Justice Alito gives Keynote speech to Federalist Society (1 Viewer)

wardorican

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I'll post the youtube video later of the whole speech, I haven't watched it. I did hear some commentary about how unbecoming this was and ultra partisan and had a lot of grievances. I may want to get into the grievances later.

Before I get poisoned by anything, I want to ask something.

Have justices in the past given speeches like this? Is there anything wrong with it?

I'm most interested in what our lawyer friends have to say about this first.
 

DaveXA

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I'll post the youtube video later of the whole speech, I haven't watched it. I did hear some commentary about how unbecoming this was and ultra partisan and had a lot of grievances. I may want to get into the grievances later.

Before I get poisoned by anything, I want to ask something.

Have justices in the past given speeches like this? Is there anything wrong with it?

I'm most interested in what our lawyer friends have to say about this first.

I'm definitely not an expert in this, but while I think it's unusual, I want to say it's not unprecedented. I think it was maybe Clarence Thomas who made a speech similar to this and touched on some pretty sensitive topics. That was several years ago though, so I'm a bit hazy on how that went. Seems pretty rare though.

I do think there are some equal protection concerns that I think are legitimate. I don't like churches being singled out. If churches are forced to not assemble for health reasons, those same rules should apply to businesses. The only exception to those restrictions should be the emergency services and critical infrastructure needs. Just treat the groups equally and I'm good.
 

efil4

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I just read that. Interesting read. Im no attorney, but he seems pained by the COVID 19 restriction and First Amendment.

I mean the states made the rules regarding COVID restrictions, not Congress.

And that was done because our Commander in Chief was missing in action.
 

efil4

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I'm definitely not an expert in this, but while I think it's unusual, I want to say it's not unprecedented. I think it was maybe Clarence Thomas who made a speech similar to this and touched on some pretty sensitive topics. That was several years ago though, so I'm a bit hazy on how that went. Seems pretty rare though.

I do think there are some equal protection concerns that I think are legitimate. I don't like churches being singled out. If churches are forced to not assemble for health reasons, those same rules should apply to businesses. The only exception to those restrictions should be the emergency services and critical infrastructure needs. Just treat the groups equally and I'm good.

The States enacted the COVID restrictions.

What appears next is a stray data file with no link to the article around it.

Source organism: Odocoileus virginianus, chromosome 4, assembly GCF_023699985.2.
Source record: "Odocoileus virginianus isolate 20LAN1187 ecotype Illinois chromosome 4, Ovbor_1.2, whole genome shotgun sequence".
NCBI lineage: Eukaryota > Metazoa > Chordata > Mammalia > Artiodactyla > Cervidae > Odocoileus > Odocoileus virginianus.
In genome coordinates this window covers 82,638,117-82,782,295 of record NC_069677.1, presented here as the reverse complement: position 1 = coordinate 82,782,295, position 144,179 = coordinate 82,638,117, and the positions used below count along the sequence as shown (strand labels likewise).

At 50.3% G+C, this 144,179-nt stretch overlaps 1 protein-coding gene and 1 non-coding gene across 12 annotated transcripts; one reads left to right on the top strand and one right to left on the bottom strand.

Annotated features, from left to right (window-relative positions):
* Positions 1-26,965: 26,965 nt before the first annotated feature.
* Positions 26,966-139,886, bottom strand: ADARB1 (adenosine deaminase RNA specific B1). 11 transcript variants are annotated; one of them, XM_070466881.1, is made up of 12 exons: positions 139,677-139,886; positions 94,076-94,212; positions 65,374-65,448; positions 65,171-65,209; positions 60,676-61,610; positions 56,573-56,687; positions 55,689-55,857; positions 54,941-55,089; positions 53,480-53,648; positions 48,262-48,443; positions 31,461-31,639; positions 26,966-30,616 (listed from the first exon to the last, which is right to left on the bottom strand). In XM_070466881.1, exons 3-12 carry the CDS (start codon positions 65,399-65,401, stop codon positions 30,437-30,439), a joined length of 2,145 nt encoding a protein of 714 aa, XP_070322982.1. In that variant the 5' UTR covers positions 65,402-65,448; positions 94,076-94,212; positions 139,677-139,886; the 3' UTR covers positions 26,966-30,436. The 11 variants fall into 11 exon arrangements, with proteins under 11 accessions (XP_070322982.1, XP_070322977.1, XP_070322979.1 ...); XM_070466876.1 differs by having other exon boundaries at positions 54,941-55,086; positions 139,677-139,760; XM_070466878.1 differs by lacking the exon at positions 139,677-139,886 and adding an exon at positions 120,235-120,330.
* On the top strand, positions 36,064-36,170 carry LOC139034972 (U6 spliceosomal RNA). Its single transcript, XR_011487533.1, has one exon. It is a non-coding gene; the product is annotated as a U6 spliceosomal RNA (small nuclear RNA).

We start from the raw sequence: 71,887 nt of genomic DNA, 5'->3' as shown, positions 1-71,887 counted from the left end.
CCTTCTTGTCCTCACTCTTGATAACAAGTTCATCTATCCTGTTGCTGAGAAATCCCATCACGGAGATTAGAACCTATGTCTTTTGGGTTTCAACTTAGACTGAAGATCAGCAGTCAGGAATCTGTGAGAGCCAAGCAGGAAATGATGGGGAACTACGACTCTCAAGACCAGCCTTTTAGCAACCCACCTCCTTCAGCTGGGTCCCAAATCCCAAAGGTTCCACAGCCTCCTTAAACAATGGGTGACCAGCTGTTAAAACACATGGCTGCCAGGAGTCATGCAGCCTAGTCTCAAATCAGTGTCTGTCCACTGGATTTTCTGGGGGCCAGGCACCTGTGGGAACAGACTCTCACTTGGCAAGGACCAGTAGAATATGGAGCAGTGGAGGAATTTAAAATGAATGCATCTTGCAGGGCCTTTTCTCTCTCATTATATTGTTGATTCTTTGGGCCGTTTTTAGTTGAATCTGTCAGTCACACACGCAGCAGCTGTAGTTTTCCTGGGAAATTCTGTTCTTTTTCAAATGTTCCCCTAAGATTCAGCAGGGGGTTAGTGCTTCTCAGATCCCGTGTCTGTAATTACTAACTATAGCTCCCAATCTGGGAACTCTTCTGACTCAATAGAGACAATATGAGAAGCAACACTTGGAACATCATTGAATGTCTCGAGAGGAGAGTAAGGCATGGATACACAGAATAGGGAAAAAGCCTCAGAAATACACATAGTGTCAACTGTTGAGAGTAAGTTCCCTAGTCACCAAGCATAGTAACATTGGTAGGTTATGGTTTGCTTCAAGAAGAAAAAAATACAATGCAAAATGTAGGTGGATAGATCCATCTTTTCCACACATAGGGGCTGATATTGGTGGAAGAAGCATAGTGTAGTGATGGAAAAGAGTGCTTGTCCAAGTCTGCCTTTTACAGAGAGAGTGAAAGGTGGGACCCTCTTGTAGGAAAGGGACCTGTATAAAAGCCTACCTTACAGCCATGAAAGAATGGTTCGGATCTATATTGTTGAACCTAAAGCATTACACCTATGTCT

Furthermore, Churches werent singled out because they were Churches per se. Capacity of building would be the issue- if a church has 1000 sq ft for its parishioners, and routinely packs the pews, it would stand to reason that setting a restriction on capacity during a pandemic would be wise. No one is restricting ones right to practice their religion. If the church burned down tomorrow, they would still be practicing ( enter religion here ) from home or temporary place. If the temporary place only held 50% of previous Church, is the "fire" now impinging on the right to practice religion? No.

The appeals were to persons "for the greater good". Unfortunately, many have devolved into self-rightious indignation. Humanity is a forgotten trait all of a sudden in America.
 

DaveXA

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The States enacted the COVID restrictions.

Furthermore, Churches werent singled out because they were Churches per se. Capacity of building would be the issue- if a church has 1000 sq ft for its parishioners, and routinely packs the pews, it would stand to reason that setting a restriction on capacity during a pandemic would be wise. No one is restricting ones right to practice their religion. If the church burned down tomorrow, they would still be practicing ( enter religion here ) from home or temporary place. If the temporary place only held 50% of previous Church, is the "fire" now impinging on the right to practice religion? No.

The appeals were to persons "for the greater good". Unfortunately, many have devolved into self-rightious indignation. Humanity is a forgotten trait all of a sudden in America.

From what I understand, the churches intended to practice social distancing and wearing masks and adhering to whatever the current rules are, but it's been a moving target and businesses had a different set of rules than churches. As long as the rules are enforced evenly, I don't have an issue.

Fwiw, I'm a former minister and from my perspective, I'd be having services via zoom until we reasonable get a handle on this virus. I'd hate to be responsible for a member of my group to die from Covid. I think churches should adhere to the rules as long as the rules are applied equally.

And while states enacted their own covid rules, they still can't violate the Constituion via those orders.
 

UncleTrvlingJim

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I think there is a point that I can agree on to some degree, on this. For example, many cities allowed protests to go on this summer as a fundamental need and expression. I would argue that going to church is equally important as protesting from a fundamental rights and human expression perspective.

Now there are obvious differences in risks (indoors vs. outdoors), masks/no masks, etc. But ultimately many states have allowed one set of fundamental first amendment rights to overrule Covid restrictions while not allowing religious gatherings.
 

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